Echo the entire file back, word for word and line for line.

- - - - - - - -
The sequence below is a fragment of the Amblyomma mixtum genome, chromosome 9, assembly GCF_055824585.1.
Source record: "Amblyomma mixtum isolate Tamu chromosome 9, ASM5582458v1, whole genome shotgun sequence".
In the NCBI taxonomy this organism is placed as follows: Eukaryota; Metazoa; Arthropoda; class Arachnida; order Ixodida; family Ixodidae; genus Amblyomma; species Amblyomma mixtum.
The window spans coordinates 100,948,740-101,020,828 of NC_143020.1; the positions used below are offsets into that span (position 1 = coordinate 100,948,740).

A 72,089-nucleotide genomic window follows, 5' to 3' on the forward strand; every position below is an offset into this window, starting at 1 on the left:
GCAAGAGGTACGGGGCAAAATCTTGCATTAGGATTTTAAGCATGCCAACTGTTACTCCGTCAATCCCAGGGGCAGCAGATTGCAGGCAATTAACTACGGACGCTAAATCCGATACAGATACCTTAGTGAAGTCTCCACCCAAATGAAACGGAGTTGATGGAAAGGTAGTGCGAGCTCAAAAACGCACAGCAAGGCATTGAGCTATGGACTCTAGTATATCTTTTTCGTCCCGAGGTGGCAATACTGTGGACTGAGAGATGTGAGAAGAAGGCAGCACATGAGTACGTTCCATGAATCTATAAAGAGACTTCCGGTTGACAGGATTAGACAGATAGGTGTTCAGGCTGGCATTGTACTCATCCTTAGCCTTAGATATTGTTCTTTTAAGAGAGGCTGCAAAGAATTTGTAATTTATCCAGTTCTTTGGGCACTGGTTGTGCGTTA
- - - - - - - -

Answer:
The sequence below is a fragment of the Amblyomma mixtum genome, chromosome 9, assembly GCF_055824585.1.
Source record: "Amblyomma mixtum isolate Tamu chromosome 9, ASM5582458v1, whole genome shotgun sequence".
In the NCBI taxonomy this organism is placed as follows: Eukaryota; Metazoa; Arthropoda; class Arachnida; order Ixodida; family Ixodidae; genus Amblyomma; species Amblyomma mixtum.
The window spans coordinates 100,948,740-101,020,828 of NC_143020.1; the positions used below are offsets into that span (position 1 = coordinate 100,948,740).

A 72,089-nucleotide genomic window follows, 5' to 3' on the forward strand; every position below is an offset into this window, starting at 1 on the left:
GCAAGAGGTACGGGGCAAAATCTTGCATTAGGATTTTAAGCATGCCAACTGTTACTCCGTCAATCCCAGGGGCAGCAGATTGCAGGCAATTAACTACGGACGCTAAATCCGATACAGATACCTTAGTGAAGTCTCCACCCAAATGAAACGGAGTTGATGGAAAGGTAGTGCGAGCTCAAAAACGCACAGCAAGGCATTGAGCTATGGACTCTAGTATATCTTTTTCGTCCCGAGGTGGCAATACTGTGGACTGAGAGATGTGAGAAGAAGGCAGCACATGAGTACGTTCCATGAATCTATAAAGAGACTTCCGGTTGACAGGATTAGACAGATAGGTGTTCAGGCTGGCATTGTACTCATCCTTAGCCTTAGATATTGTTCTTTTAAGAGAGGCTGCAAAGAATTTGTAATTTATCCAGTTCTTTGGGCACTGGTTGTGCGTTA